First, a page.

5 criteria to spot the right change manager
While there’s a lot of self-proclaimed prime strategists out there in the management consulting industry, only few of them really are. And a time-consuming quest for those needles in the haystack isn’t exactly what you’re up for when your company needs close attention – now, not later. So to speed up your search, here’s what to look for:
THEY HAVE A LONG, GROWING LIST OF CLIENTS.
It clearly shows others have trusted them before so you don’t need to be one of their first (or even worse: first ever) experimental object. It also shows their experience: it’s one thing to know the theory and yet another to apply it. If done properly, the list of satisfied clients won’t be static but keeps growing.
THEY HAVE IMPRESSIVE REFERENCES.
Ever came across one of those typical lame endorsements saying -in essence- nothing really substantial yet rather recycling old phrases that sound, at best, boring. Therefore, here’s a list of the 3 main factors any quality endorsement inherits:
- They are emotional. (Which shows clients really were happy having had them.)
- They are from leaders. (CxOs, VPs – anyone with overarching responsibility.)
- They are signed. (Which makes them legally binding and thus safer to trust.)
THEY ARE OFFICIALLY CERTIFIED.
When you buy food, how often have you caught yourself watching out for attributes such as “organic” etc. signaling safety, health, reliability? Reliability is the foundation for trust. That’s what it all starts with. Similarly, certifications might sound odd for management consulting, but it had to come like that in an industry where you’d recently find more and more phrases like “Look no further, we’re the best – and the only ones (of course)”, yet with no substantial proof. Once it gets to this point, the bedazzled customer wants clarity over whom to trust to make educated, informed decisions. A certification from an official institution is a good start.
THEY ARE INTERNATIONALLY ACCREDITED.
Certifications can be tricky: Who certified whom and on which grounds? Is the certification institution internationally accredited or has it not managed to be recognized globally – and if so, why’s that? Isn’t it able enough to fulfill certain standards which should be expected from someone calling himself an expert? Should you hear someone saying the certification process is “too expensive”, ask yourself what this consultant might earn to consider a certification “expensive”. How successful could he possibly be?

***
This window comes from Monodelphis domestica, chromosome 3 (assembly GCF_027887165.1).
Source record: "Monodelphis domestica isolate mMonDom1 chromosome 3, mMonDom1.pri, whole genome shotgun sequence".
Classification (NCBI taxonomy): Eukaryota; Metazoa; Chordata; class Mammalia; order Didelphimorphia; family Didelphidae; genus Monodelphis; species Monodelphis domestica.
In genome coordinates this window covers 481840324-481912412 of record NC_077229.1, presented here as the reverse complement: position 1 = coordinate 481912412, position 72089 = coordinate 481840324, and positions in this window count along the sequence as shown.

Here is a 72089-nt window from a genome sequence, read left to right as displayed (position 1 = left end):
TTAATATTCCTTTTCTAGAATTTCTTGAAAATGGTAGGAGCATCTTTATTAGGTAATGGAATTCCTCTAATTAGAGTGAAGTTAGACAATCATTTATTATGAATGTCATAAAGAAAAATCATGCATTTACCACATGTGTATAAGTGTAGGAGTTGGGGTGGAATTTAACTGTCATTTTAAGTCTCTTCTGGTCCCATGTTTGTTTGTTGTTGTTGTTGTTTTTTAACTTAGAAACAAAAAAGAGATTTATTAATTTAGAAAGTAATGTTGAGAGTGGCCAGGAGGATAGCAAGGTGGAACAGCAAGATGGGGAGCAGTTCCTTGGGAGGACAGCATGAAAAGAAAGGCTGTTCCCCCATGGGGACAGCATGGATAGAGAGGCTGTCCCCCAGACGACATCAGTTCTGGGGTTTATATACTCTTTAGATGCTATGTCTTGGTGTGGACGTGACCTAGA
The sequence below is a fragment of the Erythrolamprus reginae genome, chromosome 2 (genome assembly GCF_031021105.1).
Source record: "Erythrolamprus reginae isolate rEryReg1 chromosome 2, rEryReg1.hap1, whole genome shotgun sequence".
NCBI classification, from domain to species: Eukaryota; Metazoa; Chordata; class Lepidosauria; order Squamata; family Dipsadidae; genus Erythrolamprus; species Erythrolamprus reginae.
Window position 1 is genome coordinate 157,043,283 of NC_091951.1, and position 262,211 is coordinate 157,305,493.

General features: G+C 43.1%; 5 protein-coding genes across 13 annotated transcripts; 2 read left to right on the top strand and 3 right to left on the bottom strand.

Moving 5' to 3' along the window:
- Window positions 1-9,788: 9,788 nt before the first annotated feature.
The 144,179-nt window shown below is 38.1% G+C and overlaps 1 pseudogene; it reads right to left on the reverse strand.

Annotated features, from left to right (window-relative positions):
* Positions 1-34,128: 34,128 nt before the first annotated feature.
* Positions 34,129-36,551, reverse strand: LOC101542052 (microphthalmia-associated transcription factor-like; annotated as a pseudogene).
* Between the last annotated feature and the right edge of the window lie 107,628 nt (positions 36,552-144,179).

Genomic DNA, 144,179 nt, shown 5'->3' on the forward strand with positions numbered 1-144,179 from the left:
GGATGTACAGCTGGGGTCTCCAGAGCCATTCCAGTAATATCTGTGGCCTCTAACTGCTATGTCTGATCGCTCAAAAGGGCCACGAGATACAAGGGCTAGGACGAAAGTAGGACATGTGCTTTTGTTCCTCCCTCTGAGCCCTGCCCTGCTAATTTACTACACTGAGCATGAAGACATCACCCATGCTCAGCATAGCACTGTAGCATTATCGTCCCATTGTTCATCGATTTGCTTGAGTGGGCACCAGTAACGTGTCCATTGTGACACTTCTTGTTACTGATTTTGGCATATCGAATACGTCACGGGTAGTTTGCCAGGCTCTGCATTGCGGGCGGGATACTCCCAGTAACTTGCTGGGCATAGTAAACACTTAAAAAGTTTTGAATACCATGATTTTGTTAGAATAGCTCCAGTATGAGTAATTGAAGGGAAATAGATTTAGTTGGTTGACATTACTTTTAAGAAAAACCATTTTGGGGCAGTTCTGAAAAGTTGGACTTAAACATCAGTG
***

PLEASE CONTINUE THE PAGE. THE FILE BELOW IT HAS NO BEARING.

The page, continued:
THEY HAVE THE GUTS TO SHOW THEIR PRICES.
It took many decades for the industry to realize clients are proactive participants of information society, combining academic foundations with practical management know-how and a steep, never ending learning curve through constant further education; they are well-informed and thus require experts who can bring in added knowledge, better, newer, alternative methods to tackle organizational dynamics, especially in times of major change. Thus, a new breed of management consultants does what has rarely been done by generations before (who did so just in order to keep the exclusiveness and, in particular, the “myth” around management consulting alive): They publish their rates.
- Does that make them more comparable? No: Expensive doesn’t necessarily mean good vice versa.
- Does it help you calculate your project costs? Yes: Clarity up front. No surprises.
Considering these 5 attributes in your quest for the right expert will significantly shorten your search period, save you a lot(!) of money and spare your nerves. While that means hard times ahead for the consulting industry, it is to everyone’s benefit that it is the informed customer himself who will regulate this industry by applying & exerting direct market modelling force over purchasing power. This, in turn, will wash away unserious players and regain this industry the very trust and market confidence it deserves.
About the author:
Thomas Pacal is the CEO, founder & owner of EMBRACE – a management consultancy specializing in post-M&A change management, restructuring and re-stabilizing of large organizations. He is passionate about the reliability of change and frequently contributes articles about his industry.